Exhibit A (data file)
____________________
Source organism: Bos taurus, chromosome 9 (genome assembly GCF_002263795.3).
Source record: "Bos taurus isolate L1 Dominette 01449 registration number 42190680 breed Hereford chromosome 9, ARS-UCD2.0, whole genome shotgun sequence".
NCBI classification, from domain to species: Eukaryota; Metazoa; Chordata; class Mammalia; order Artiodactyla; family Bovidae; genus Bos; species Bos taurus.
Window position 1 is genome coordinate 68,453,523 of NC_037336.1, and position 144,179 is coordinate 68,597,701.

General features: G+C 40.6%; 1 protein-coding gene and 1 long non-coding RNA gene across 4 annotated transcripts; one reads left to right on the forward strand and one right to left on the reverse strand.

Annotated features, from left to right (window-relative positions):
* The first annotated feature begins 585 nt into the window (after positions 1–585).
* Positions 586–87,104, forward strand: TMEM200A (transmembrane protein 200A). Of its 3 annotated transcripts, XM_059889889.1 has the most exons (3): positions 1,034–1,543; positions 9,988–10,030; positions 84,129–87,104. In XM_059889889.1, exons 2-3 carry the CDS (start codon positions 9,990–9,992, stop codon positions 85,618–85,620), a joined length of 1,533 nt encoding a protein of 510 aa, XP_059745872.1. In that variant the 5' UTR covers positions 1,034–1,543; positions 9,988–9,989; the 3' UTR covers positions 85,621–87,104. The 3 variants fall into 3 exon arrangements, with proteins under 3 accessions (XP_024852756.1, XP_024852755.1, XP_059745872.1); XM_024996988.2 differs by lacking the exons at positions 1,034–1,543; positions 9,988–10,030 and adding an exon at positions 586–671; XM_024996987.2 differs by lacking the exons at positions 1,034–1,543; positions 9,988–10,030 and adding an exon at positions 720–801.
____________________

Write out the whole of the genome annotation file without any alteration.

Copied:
Source organism: Bos taurus, chromosome 9 (genome assembly GCF_002263795.3).
Source record: "Bos taurus isolate L1 Dominette 01449 registration number 42190680 breed Hereford chromosome 9, ARS-UCD2.0, whole genome shotgun sequence".
NCBI classification, from domain to species: Eukaryota; Metazoa; Chordata; class Mammalia; order Artiodactyla; family Bovidae; genus Bos; species Bos taurus.
Window position 1 is genome coordinate 68,453,523 of NC_037336.1, and position 144,179 is coordinate 68,597,701.

General features: G+C 40.6%; 1 protein-coding gene and 1 long non-coding RNA gene across 4 annotated transcripts; one reads left to right on the forward strand and one right to left on the reverse strand.

Annotated features, from left to right (window-relative positions):
* The first annotated feature begins 585 nt into the window (after positions 1–585).
* Positions 586–87,104, forward strand: TMEM200A (transmembrane protein 200A). Of its 3 annotated transcripts, XM_059889889.1 has the most exons (3): positions 1,034–1,543; positions 9,988–10,030; positions 84,129–87,104. In XM_059889889.1, exons 2-3 carry the CDS (start codon positions 9,990–9,992, stop codon positions 85,618–85,620), a joined length of 1,533 nt encoding a protein of 510 aa, XP_059745872.1. In that variant the 5' UTR covers positions 1,034–1,543; positions 9,988–9,989; the 3' UTR covers positions 85,621–87,104. The 3 variants fall into 3 exon arrangements, with proteins under 3 accessions (XP_024852756.1, XP_024852755.1, XP_059745872.1); XM_024996988.2 differs by lacking the exons at positions 1,034–1,543; positions 9,988–10,030 and adding an exon at positions 586–671; XM_024996987.2 differs by lacking the exons at positions 1,034–1,543; positions 9,988–10,030 and adding an exon at positions 720–801.